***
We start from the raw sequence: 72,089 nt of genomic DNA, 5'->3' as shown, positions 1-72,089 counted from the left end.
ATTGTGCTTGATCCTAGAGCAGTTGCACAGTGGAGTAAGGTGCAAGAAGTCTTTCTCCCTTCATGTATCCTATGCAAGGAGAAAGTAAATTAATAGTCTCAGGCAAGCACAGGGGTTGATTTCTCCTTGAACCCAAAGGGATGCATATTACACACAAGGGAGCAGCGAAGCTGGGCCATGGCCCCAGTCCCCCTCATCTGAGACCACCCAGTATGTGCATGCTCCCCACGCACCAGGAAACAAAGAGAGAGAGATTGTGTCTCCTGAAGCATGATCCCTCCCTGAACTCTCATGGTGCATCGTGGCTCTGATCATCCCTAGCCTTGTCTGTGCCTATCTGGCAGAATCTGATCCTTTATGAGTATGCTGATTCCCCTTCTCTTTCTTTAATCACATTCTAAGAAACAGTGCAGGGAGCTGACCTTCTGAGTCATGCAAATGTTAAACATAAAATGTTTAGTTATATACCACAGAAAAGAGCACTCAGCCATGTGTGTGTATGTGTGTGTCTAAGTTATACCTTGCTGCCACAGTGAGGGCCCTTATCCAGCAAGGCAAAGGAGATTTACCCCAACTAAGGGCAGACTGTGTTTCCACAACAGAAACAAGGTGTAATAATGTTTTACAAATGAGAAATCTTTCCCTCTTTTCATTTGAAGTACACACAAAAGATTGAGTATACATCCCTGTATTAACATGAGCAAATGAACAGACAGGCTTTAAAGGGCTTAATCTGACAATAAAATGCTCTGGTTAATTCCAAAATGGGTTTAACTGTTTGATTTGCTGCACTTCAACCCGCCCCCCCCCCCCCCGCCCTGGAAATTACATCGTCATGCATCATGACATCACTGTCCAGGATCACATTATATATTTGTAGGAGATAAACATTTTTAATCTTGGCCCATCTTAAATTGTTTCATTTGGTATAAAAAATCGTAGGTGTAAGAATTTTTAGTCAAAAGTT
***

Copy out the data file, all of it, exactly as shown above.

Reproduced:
We start from the raw sequence: 72,089 nt of genomic DNA, 5'->3' as shown, positions 1-72,089 counted from the left end.
ATTGTGCTTGATCCTAGAGCAGTTGCACAGTGGAGTAAGGTGCAAGAAGTCTTTCTCCCTTCATGTATCCTATGCAAGGAGAAAGTAAATTAATAGTCTCAGGCAAGCACAGGGGTTGATTTCTCCTTGAACCCAAAGGGATGCATATTACACACAAGGGAGCAGCGAAGCTGGGCCATGGCCCCAGTCCCCCTCATCTGAGACCACCCAGTATGTGCATGCTCCCCACGCACCAGGAAACAAAGAGAGAGAGATTGTGTCTCCTGAAGCATGATCCCTCCCTGAACTCTCATGGTGCATCGTGGCTCTGATCATCCCTAGCCTTGTCTGTGCCTATCTGGCAGAATCTGATCCTTTATGAGTATGCTGATTCCCCTTCTCTTTCTTTAATCACATTCTAAGAAACAGTGCAGGGAGCTGACCTTCTGAGTCATGCAAATGTTAAACATAAAATGTTTAGTTATATACCACAGAAAAGAGCACTCAGCCATGTGTGTGTATGTGTGTGTCTAAGTTATACCTTGCTGCCACAGTGAGGGCCCTTATCCAGCAAGGCAAAGGAGATTTACCCCAACTAAGGGCAGACTGTGTTTCCACAACAGAAACAAGGTGTAATAATGTTTTACAAATGAGAAATCTTTCCCTCTTTTCATTTGAAGTACACACAAAAGATTGAGTATACATCCCTGTATTAACATGAGCAAATGAACAGACAGGCTTTAAAGGGCTTAATCTGACAATAAAATGCTCTGGTTAATTCCAAAATGGGTTTAACTGTTTGATTTGCTGCACTTCAACCCGCCCCCCCCCCCCCCGCCCTGGAAATTACATCGTCATGCATCATGACATCACTGTCCAGGATCACATTATATATTTGTAGGAGATAAACATTTTTAATCTTGGCCCATCTTAAATTGTTTCATTTGGTATAAAAAATCGTAGGTGTAAGAATTTTTAGTCAAAAGTT